The physiotherapist is not the only one who supports Ayuso’s decision not to introduce tougher coronavirus restrictions. “She has defended us,” says 49-year-old Rafael Navarro, who is happy that he can still open his bar in Parla, Bar de Rafa. According to Navarro, just a few days ago members of the PSOE and Vox were having a meal together at the bar. The establishment is located in an area of Parla called La Laguna, where the PP went from being the fourth-strongest group to the first at last Tuesday’s election. Navarro, who previously voted for Ciudadanos, supports the PP’s management of the health crisis in Madrid. Not just for the sake of his business, but also “the fishmongers, fruit shops, butchers and Coca-Cola delivery person.” He says he knows the leaders of all political parties in Palara and gets along well with all of them. His only criticism is for Iglesias “who is guaranteed a salary for life, which I, as a self-employed worker, will never have.”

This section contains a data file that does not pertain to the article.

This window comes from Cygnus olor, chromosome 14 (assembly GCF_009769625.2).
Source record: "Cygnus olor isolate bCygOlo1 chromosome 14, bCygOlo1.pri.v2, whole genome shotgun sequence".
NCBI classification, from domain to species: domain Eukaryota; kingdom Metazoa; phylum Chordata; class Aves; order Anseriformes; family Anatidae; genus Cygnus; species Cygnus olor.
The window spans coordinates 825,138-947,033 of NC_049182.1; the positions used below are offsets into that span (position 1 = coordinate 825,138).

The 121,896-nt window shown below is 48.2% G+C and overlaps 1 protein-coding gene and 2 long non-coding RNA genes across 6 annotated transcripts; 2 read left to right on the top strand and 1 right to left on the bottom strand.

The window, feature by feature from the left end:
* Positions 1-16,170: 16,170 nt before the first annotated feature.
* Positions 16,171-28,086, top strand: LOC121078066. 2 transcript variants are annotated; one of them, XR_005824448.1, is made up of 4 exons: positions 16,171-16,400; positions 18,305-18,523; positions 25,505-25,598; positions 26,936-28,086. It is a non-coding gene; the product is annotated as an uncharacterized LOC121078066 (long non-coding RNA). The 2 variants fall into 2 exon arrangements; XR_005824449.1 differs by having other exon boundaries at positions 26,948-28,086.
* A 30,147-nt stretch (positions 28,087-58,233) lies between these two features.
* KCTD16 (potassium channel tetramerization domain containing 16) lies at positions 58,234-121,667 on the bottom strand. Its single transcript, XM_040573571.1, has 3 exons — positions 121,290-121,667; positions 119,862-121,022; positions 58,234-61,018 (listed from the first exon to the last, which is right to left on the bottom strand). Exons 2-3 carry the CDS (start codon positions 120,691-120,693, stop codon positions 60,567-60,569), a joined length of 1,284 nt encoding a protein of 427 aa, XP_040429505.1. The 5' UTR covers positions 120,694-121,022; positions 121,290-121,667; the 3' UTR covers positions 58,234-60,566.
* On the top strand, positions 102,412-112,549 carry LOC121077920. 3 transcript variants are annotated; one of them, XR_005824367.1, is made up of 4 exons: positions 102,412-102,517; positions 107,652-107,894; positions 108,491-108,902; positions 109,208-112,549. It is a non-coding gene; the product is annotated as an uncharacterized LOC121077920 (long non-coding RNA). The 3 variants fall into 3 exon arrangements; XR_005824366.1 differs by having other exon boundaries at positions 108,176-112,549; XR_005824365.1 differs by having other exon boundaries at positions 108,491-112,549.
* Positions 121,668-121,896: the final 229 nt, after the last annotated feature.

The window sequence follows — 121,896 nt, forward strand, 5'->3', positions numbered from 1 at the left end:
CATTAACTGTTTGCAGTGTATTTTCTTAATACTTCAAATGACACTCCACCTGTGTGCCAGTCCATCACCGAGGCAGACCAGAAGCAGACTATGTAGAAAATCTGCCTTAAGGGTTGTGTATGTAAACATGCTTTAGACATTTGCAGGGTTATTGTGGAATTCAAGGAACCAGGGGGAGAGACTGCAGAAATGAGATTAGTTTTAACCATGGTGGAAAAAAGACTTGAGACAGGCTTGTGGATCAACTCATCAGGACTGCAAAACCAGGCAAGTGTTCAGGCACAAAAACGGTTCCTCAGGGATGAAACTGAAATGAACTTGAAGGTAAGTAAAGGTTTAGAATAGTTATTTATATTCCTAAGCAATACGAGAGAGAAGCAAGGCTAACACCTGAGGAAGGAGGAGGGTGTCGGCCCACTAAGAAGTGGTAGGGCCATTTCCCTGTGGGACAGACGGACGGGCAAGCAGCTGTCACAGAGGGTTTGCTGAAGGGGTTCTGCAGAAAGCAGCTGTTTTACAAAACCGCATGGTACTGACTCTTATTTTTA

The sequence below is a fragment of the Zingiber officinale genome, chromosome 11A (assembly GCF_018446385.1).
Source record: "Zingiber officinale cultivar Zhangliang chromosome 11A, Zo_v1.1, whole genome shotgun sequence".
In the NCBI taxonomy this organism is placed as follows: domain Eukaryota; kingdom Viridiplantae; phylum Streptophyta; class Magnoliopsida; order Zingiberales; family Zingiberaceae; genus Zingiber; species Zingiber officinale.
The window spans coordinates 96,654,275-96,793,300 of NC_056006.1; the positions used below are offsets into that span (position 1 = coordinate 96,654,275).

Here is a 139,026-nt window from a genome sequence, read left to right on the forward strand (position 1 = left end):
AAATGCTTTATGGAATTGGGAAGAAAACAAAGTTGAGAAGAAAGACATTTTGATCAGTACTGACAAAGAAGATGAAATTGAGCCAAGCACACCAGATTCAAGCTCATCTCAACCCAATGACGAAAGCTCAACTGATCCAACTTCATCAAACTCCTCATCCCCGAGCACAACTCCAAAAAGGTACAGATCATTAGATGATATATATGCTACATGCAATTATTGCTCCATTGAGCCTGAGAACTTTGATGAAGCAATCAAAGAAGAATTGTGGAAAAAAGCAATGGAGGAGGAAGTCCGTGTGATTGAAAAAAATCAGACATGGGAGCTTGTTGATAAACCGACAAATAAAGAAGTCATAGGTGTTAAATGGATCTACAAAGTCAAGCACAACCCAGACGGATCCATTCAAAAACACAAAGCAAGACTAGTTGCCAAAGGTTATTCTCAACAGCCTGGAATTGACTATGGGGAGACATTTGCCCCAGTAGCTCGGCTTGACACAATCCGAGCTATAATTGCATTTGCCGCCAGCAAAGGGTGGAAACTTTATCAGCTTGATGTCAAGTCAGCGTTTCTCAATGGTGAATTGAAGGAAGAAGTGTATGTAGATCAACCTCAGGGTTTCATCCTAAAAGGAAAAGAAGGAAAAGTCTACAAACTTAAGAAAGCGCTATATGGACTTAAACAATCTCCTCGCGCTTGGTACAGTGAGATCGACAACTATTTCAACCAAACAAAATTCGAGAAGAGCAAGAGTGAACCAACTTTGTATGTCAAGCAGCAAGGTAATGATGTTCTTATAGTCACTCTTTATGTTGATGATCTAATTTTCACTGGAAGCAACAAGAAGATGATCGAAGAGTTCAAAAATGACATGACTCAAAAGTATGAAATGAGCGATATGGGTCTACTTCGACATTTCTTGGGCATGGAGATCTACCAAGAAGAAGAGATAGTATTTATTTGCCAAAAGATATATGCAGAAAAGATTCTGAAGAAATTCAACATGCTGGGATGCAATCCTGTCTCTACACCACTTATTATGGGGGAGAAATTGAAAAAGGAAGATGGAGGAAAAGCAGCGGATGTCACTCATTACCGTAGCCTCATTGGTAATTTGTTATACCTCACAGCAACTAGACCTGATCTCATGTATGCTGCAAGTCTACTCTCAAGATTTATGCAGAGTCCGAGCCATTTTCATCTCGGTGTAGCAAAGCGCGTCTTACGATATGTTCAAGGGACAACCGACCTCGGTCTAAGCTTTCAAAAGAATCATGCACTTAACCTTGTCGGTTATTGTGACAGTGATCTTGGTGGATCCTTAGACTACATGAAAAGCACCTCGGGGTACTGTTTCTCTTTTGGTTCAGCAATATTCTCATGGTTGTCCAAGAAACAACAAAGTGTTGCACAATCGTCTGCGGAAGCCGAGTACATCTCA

English version by Melissa Kitson.



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Remains found in Dublin adds intrigue to search for Robert Emmet’s grave

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Skeletal remains have been found at one of the locations identified as a possible last resting place of Robert Emmet who was executed on this day in 1803.

The remains were found during an excavation at the back of St Paul’s Church in Stoneybatter in Dublin.

The disappearance of the body of Robert Emmet is one of the great mysteries of Irish history.